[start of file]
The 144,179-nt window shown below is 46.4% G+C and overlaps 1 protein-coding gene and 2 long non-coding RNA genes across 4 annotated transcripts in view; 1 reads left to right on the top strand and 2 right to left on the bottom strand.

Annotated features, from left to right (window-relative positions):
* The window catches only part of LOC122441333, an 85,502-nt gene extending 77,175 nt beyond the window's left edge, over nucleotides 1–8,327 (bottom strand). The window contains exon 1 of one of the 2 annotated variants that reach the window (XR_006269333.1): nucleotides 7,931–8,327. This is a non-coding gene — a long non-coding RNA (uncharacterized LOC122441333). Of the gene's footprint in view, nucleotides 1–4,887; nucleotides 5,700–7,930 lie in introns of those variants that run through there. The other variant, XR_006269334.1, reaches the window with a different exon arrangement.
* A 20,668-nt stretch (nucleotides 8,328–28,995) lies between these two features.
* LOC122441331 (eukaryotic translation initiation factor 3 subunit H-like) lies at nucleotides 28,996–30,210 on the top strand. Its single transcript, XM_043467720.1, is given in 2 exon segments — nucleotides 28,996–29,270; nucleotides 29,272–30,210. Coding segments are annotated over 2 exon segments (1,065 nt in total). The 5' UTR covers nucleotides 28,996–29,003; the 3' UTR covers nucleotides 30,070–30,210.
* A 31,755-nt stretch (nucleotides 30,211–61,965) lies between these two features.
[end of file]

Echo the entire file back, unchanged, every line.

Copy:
The 144,179-nt window shown below is 46.4% G+C and overlaps 1 protein-coding gene and 2 long non-coding RNA genes across 4 annotated transcripts in view; 1 reads left to right on the top strand and 2 right to left on the bottom strand.

Annotated features, from left to right (window-relative positions):
* The window catches only part of LOC122441333, an 85,502-nt gene extending 77,175 nt beyond the window's left edge, over nucleotides 1–8,327 (bottom strand). The window contains exon 1 of one of the 2 annotated variants that reach the window (XR_006269333.1): nucleotides 7,931–8,327. This is a non-coding gene — a long non-coding RNA (uncharacterized LOC122441333). Of the gene's footprint in view, nucleotides 1–4,887; nucleotides 5,700–7,930 lie in introns of those variants that run through there. The other variant, XR_006269334.1, reaches the window with a different exon arrangement.
* A 20,668-nt stretch (nucleotides 8,328–28,995) lies between these two features.
* LOC122441331 (eukaryotic translation initiation factor 3 subunit H-like) lies at nucleotides 28,996–30,210 on the top strand. Its single transcript, XM_043467720.1, is given in 2 exon segments — nucleotides 28,996–29,270; nucleotides 29,272–30,210. Coding segments are annotated over 2 exon segments (1,065 nt in total). The 5' UTR covers nucleotides 28,996–29,003; the 3' UTR covers nucleotides 30,070–30,210.
* A 31,755-nt stretch (nucleotides 30,211–61,965) lies between these two features.